Why would Amazon stop shipping to NZ? They have collected GST, duty and IETF for NZ for the last ~7 years will have very minimal change compared to other retailers who will have to register and start collecting taxes.


 


 


Yep. Amazon appears to have invested in making this multi country tax regime work for them, which is good I guess.

After amazon, not really sure who’s left that matters?




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  Reply # 2110383 18-Oct-2018 11:20
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Seems reasonable although I can't say I am happy to pay yet more tax.

 

I still do not really see how the NZ government can make overseas companies comply unless they are very large companies - let us imagine, for example, a boutique handmade firearms company in the USA making aftermarket grips, rails and so on for guns. Say they employ 5 people in deepest Kansas. How exactly will the government of NZ get them to charge GST? 






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  Reply # 2110385 18-Oct-2018 11:24
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sbiddle:

 

Why would Amazon stop shipping to NZ? They have collected GST, duty and IETF for NZ for the last ~7 years will have very minimal change compared to other retailers who will have to register and start collecting taxes.

 

 

Considering they did this in Australia (amazon australia is hardly a replacement for amazon US either). 

 

I don't think the issue is their ability to collect . 

 

https://www.news.com.au/finance/business/retail/we-regret-any-inconvenience-this-may-cause-amazon-to-stop-shipping-to-australia-from-july-1/news-story/0842f955c18b0f84c3cee7046f63b894

 

 

 

Rather, it is to warn governments of small nation that amazon is more powerful than them. 


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  Reply # 2110388 18-Oct-2018 11:27
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Geektastic:

 

I still do not really see how the NZ government can make overseas companies comply unless they are very large companies - let us imagine, for example, a boutique handmade firearms company in the USA making aftermarket grips, rails and so on for guns. Say they employ 5 people in deepest Kansas. How exactly will the government of NZ get them to charge GST?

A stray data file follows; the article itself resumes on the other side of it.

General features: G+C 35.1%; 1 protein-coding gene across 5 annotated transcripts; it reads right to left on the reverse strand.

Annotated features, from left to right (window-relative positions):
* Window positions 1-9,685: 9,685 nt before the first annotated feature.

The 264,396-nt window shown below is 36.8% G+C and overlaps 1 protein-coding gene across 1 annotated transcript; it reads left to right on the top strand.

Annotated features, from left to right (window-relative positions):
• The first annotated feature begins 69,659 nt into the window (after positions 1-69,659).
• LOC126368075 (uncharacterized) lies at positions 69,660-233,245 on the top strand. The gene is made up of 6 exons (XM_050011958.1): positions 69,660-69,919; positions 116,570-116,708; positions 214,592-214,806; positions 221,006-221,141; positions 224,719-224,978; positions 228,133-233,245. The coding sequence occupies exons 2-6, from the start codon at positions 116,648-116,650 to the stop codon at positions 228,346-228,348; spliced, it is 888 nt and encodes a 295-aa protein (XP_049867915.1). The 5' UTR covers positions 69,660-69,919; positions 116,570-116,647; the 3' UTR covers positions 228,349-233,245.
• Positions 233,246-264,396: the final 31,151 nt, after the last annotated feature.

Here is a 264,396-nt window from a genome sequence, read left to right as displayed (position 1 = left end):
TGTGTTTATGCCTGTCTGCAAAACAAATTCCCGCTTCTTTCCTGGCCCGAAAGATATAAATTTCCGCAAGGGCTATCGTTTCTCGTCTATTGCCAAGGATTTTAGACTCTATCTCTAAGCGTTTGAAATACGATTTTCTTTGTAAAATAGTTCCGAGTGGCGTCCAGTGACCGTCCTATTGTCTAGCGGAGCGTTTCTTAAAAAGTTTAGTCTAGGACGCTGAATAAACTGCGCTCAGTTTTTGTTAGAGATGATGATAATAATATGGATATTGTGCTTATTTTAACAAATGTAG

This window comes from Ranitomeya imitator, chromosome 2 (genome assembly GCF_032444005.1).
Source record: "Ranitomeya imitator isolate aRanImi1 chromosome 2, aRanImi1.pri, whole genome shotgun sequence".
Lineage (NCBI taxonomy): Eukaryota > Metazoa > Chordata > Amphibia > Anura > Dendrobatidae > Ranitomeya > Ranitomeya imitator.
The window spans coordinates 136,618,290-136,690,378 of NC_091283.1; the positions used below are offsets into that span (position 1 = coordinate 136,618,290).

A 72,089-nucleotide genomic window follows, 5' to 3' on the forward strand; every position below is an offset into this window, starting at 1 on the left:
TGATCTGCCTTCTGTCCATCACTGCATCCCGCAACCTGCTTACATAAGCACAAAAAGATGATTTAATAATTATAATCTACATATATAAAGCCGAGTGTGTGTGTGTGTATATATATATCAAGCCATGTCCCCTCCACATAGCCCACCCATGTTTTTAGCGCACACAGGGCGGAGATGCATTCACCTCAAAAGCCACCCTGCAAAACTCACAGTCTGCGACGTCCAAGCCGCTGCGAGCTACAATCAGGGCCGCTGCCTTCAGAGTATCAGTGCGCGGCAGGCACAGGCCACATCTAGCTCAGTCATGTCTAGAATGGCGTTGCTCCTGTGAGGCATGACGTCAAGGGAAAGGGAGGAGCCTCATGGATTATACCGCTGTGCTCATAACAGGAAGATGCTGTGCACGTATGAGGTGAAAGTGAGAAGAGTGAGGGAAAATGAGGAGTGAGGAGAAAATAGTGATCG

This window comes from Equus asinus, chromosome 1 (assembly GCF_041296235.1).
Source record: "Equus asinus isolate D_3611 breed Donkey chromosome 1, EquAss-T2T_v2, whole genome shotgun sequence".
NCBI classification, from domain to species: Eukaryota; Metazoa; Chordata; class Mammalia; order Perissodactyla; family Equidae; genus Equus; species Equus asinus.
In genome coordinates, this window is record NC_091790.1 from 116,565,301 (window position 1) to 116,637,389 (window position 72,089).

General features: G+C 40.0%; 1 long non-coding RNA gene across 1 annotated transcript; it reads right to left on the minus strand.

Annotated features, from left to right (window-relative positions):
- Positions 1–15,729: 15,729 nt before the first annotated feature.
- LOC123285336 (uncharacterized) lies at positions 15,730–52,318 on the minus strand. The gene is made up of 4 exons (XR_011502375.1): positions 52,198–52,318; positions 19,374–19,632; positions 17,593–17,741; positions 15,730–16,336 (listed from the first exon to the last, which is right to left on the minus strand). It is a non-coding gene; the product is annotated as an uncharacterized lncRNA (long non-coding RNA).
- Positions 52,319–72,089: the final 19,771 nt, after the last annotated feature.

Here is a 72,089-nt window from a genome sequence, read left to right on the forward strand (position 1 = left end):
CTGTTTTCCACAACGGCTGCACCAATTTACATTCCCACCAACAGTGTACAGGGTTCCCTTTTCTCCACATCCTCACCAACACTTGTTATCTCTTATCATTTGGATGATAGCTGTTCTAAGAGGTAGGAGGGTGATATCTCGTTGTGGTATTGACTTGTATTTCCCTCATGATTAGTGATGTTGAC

They can't. No jurisdiction.   

 

They could return shipments though I suppose. 

 

I really hope this backfires on new zealand too, with foreign governments making new zealand exporters pay tax in their countries too. 


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  Reply # 2110392 18-Oct-2018 11:29
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surfisup1000:

 

Geektastic:

 

I still do not really see how the NZ government can make overseas companies comply unless they are very large companies - let us imagine, for example, a boutique handmade firearms company in the USA making aftermarket grips, rails and so on for guns. Say they employ 5 people in deepest Kansas. How exactly will the government of NZ get them to charge GST? 

 

 

They can't. No jurisdiction.   

 

They could return shipments though I suppose. 

 

I really hope this backfires on new zealand too, with foreign governments making new zealand exporters pay tax in their countries too. 

 

 

 

 

I suppose they could do that - but they would have to open every single package and inspect the paperwork etc in order to first determine whether GST had been charged or not...! That is likely to be prohibitively time-consuming I imagine.






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  Reply # 2110393 18-Oct-2018 11:30
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Geektastic:

 

Seems reasonable although I can't say I am happy to pay yet more tax.

 

I still do not really see how the NZ government can make overseas companies comply unless they are very large companies - let us imagine, for example, a boutique handmade firearms company in the USA making aftermarket grips, rails and so on for guns. Say they employ 5 people in deepest Kansas. How exactly will the government of NZ get them to charge GST? 

 

 

If they sell less than 60K annually to NZ they are exempt... and to be honest I suspect customs etc know the big import sources.... if they get the top 80%  I suspect they will be more than happy...

 

 

 

 


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  Reply # 2110396 18-Oct-2018 11:33
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surfisup1000:

 

I really hope this backfires on new zealand too, with foreign governments making new zealand exporters pay tax in their countries too. 

 

 

already. Company I work for, now collects aussie GST.

 

actually, no price for end consumer, but there's additional cost for business :(